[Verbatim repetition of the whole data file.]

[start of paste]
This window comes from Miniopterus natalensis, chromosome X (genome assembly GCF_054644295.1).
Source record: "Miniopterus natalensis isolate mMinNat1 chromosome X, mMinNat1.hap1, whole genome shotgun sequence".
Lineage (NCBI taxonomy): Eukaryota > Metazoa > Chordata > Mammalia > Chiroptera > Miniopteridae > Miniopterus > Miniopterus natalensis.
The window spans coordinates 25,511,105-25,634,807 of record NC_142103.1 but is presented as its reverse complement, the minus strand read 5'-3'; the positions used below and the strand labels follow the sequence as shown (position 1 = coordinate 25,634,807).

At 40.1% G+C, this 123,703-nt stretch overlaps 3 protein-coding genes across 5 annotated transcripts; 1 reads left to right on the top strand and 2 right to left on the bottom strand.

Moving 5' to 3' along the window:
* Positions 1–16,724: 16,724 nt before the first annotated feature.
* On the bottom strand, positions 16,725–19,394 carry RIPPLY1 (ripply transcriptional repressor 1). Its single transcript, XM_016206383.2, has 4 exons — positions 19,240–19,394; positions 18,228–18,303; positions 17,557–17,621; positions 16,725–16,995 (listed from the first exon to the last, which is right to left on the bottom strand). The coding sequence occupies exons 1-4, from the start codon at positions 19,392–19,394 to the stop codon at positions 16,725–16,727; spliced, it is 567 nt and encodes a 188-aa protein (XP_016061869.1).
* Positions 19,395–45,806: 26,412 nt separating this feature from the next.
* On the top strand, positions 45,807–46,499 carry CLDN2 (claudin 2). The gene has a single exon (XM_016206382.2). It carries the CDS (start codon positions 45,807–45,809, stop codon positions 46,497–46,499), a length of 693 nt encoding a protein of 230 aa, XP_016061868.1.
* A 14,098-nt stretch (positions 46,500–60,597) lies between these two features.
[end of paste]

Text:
This window comes from Miniopterus natalensis, chromosome X (genome assembly GCF_054644295.1).
Source record: "Miniopterus natalensis isolate mMinNat1 chromosome X, mMinNat1.hap1, whole genome shotgun sequence".
Lineage (NCBI taxonomy): Eukaryota > Metazoa > Chordata > Mammalia > Chiroptera > Miniopteridae > Miniopterus > Miniopterus natalensis.
The window spans coordinates 25,511,105-25,634,807 of record NC_142103.1 but is presented as its reverse complement, the minus strand read 5'-3'; the positions used below and the strand labels follow the sequence as shown (position 1 = coordinate 25,634,807).

At 40.1% G+C, this 123,703-nt stretch overlaps 3 protein-coding genes across 5 annotated transcripts; 1 reads left to right on the top strand and 2 right to left on the bottom strand.

Moving 5' to 3' along the window:
* Positions 1–16,724: 16,724 nt before the first annotated feature.
* On the bottom strand, positions 16,725–19,394 carry RIPPLY1 (ripply transcriptional repressor 1). Its single transcript, XM_016206383.2, has 4 exons — positions 19,240–19,394; positions 18,228–18,303; positions 17,557–17,621; positions 16,725–16,995 (listed from the first exon to the last, which is right to left on the bottom strand). The coding sequence occupies exons 1-4, from the start codon at positions 19,392–19,394 to the stop codon at positions 16,725–16,727; spliced, it is 567 nt and encodes a 188-aa protein (XP_016061869.1).
* Positions 19,395–45,806: 26,412 nt separating this feature from the next.
* On the top strand, positions 45,807–46,499 carry CLDN2 (claudin 2). The gene has a single exon (XM_016206382.2). It carries the CDS (start codon positions 45,807–45,809, stop codon positions 46,497–46,499), a length of 693 nt encoding a protein of 230 aa, XP_016061868.1.
* A 14,098-nt stretch (positions 46,500–60,597) lies between these two features.